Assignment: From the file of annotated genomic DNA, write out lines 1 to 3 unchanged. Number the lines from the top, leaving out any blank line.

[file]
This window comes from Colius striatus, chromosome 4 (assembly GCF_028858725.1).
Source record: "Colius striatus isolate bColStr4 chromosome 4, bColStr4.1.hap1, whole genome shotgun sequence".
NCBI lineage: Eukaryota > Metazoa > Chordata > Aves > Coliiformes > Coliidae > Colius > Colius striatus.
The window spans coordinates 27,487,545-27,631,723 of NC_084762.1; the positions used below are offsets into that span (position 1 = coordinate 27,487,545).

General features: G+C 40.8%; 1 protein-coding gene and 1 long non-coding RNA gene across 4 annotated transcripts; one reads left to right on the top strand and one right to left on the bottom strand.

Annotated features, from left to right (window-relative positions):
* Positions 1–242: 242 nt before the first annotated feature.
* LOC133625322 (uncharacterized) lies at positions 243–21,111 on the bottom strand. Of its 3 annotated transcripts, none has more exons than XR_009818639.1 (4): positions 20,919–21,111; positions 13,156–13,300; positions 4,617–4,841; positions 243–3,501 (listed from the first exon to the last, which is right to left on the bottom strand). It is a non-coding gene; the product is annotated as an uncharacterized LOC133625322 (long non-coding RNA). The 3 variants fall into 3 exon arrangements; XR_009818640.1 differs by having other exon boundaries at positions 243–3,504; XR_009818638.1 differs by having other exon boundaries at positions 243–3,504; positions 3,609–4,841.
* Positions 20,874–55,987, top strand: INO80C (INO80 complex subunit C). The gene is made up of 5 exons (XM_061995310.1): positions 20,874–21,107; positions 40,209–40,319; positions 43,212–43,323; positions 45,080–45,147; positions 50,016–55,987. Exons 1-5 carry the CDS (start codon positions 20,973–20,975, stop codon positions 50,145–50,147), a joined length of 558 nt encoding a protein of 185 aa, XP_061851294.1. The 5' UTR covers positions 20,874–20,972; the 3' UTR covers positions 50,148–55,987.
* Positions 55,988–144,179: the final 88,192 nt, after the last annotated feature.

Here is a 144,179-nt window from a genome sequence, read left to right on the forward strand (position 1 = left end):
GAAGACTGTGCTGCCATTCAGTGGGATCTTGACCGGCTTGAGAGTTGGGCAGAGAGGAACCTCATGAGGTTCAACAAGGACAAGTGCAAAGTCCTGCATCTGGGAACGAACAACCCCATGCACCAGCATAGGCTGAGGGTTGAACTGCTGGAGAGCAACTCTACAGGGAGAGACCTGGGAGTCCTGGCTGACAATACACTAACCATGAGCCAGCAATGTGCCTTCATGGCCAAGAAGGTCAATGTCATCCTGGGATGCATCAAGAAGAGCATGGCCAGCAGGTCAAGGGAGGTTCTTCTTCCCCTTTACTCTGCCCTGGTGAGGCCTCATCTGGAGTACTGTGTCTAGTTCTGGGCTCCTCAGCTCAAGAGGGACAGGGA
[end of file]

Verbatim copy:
This window comes from Colius striatus, chromosome 4 (assembly GCF_028858725.1).
Source record: "Colius striatus isolate bColStr4 chromosome 4, bColStr4.1.hap1, whole genome shotgun sequence".
NCBI lineage: Eukaryota > Metazoa > Chordata > Aves > Coliiformes > Coliidae > Colius > Colius striatus.